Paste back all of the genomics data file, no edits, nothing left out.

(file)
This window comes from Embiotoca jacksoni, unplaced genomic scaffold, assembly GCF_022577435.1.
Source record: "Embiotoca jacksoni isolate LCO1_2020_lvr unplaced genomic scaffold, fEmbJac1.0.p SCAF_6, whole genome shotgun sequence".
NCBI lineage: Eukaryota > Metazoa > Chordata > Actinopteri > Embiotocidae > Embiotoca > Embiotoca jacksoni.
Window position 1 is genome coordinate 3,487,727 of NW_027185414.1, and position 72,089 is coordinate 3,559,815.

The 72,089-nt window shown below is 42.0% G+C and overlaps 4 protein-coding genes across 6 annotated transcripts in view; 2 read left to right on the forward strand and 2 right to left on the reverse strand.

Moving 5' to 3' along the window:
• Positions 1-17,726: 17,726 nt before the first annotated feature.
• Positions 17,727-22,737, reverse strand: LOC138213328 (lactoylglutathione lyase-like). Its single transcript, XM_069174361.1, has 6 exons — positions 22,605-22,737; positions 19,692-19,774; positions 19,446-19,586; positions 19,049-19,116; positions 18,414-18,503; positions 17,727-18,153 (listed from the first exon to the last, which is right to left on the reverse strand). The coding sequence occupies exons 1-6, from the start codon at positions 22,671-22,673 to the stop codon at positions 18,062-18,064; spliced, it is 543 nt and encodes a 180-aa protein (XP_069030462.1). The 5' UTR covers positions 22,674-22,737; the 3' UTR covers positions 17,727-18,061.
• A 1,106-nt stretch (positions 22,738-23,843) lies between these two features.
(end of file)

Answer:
This window comes from Embiotoca jacksoni, unplaced genomic scaffold, assembly GCF_022577435.1.
Source record: "Embiotoca jacksoni isolate LCO1_2020_lvr unplaced genomic scaffold, fEmbJac1.0.p SCAF_6, whole genome shotgun sequence".
NCBI lineage: Eukaryota > Metazoa > Chordata > Actinopteri > Embiotocidae > Embiotoca > Embiotoca jacksoni.
Window position 1 is genome coordinate 3,487,727 of NW_027185414.1, and position 72,089 is coordinate 3,559,815.

The 72,089-nt window shown below is 42.0% G+C and overlaps 4 protein-coding genes across 6 annotated transcripts in view; 2 read left to right on the forward strand and 2 right to left on the reverse strand.

Moving 5' to 3' along the window:
• Positions 1-17,726: 17,726 nt before the first annotated feature.
• Positions 17,727-22,737, reverse strand: LOC138213328 (lactoylglutathione lyase-like). Its single transcript, XM_069174361.1, has 6 exons — positions 22,605-22,737; positions 19,692-19,774; positions 19,446-19,586; positions 19,049-19,116; positions 18,414-18,503; positions 17,727-18,153 (listed from the first exon to the last, which is right to left on the reverse strand). The coding sequence occupies exons 1-6, from the start codon at positions 22,671-22,673 to the stop codon at positions 18,062-18,064; spliced, it is 543 nt and encodes a 180-aa protein (XP_069030462.1). The 5' UTR covers positions 22,674-22,737; the 3' UTR covers positions 17,727-18,061.
• A 1,106-nt stretch (positions 22,738-23,843) lies between these two features.